In the second picture above we see a single AA cell battery box, some AG13 cells, a piece of 0.5 inch wooden dowelling, some aluminium foil and a lump of Blu Tack. This is our extremely flexible battery factory!

The next picture above shows how 9 AG13 cells can be placed in series in the battery box. Note that the all metal side of a button cell is positive and this positive side of the cell is placed against the curly spring connection of the battery box which is normally the negative connection. Hence the positive side of the battery is what is normally negative when the battery box is used with a single AA cell--this doesn't matter for this application but it could be important in others. Note that the cells are a rather slack fit in the battery box and the sausage of blue Blu Tack also in the picture can be massaged into place to stop the cells from moving around.

Step 3: The Battery--2

The battery box will hold 9 AG13 cells which is too many for many applications, and even more of the thinner AG10 and AG12 can be fitted in. This is where the dowel and aluminium foil comes into play.

The first picture above shows a piece of dowel sawn to length with a junior hack-saw together with rectangle of aluminium foil. The second picture shows the foil being wound on to the dowel and in the third picture we see the completed item with the ends squeezed into shape.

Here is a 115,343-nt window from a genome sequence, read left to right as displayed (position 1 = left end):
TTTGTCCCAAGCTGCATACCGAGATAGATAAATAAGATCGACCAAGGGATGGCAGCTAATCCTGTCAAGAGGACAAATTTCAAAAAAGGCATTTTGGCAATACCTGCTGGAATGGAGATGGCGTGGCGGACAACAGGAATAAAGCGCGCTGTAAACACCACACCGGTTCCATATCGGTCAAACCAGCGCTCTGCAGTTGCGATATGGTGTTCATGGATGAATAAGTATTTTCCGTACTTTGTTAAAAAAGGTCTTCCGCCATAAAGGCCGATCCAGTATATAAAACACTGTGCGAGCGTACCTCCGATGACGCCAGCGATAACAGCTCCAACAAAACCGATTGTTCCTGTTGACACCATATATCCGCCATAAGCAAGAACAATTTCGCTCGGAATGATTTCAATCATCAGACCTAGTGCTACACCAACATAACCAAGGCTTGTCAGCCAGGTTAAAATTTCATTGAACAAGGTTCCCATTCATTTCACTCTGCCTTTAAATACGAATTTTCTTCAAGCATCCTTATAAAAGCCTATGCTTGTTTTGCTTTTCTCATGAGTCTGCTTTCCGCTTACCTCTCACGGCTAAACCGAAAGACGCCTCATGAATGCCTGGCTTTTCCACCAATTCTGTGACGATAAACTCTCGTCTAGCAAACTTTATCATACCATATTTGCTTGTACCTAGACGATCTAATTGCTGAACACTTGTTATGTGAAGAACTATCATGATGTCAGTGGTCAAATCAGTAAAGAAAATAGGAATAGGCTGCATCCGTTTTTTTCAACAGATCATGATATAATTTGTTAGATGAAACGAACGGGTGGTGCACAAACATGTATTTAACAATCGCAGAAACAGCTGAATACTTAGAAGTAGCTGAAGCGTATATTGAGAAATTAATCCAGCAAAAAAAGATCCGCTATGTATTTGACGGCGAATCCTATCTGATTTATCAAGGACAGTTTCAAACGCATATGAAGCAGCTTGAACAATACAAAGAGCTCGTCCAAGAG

One important proviso is that the cells should all be of the same type i.e. do not mix AG 10 and AG13 together for instance. Some cards have cells in groups of five and using five of one type at a time may be good practice.

Step 4: The Battery--3

This shows what can be done. The first picture shows the battery box full with nine AG13 cells and the voltage output is nearly 14 Volts. In the second picture with five cells and aluminium covered dowel to pad out the space we have 7.69 Volts. Bear in mind the capacity of these button cells when planning their use. The AG13, when new, should have a capacity of 150 mA hours and the thinner cells will have proportionally less and these may well be old cells packaged to be sold off.

Step 5: The Circuit

There are two possible circuit configurations shown above. We have two eyes/LED's and they can be wired either in series or parallel. My experience is that a current of 4 micro-Amps through a modern white LED gives sufficient light for our purpose and this is achieved in the chosen configuration with nine cells in the battery box and a ballast resistor of 2.2 meg Ohm. This equates to a projected battery life of just over four years but these are probably old cells and if we achieve half of this life then it will be creditable. If you choose the parallel configuration for the LED's, (which doubles the current,) and also use fewer cells in the battery then you will need a smaller ballast resistor and battery life will be reduced.

Ideally, try your components out on a solder-less breadboard and measure the current by measuring the voltage across the ballast resistor and using Ohm's Law:

Current = Voltage/Resistance

See Step 7 for an example of breadboard use.

Step 6: Assembly

The left hand half of the picture above shows how everything can be brought together. I opted to fill the battery box with AG13 cells resulting in in a battery output of around 14 volts. Note the sausage of Blu Tack that holds the cells in place. The LED's are wired in series via the pads of single sided printed circuit board and the ballast resistor is 2.2 meg Ohm. There is no switch--I didn't think it necessary but the constructor might like to add one rescued from an old solar light or toy.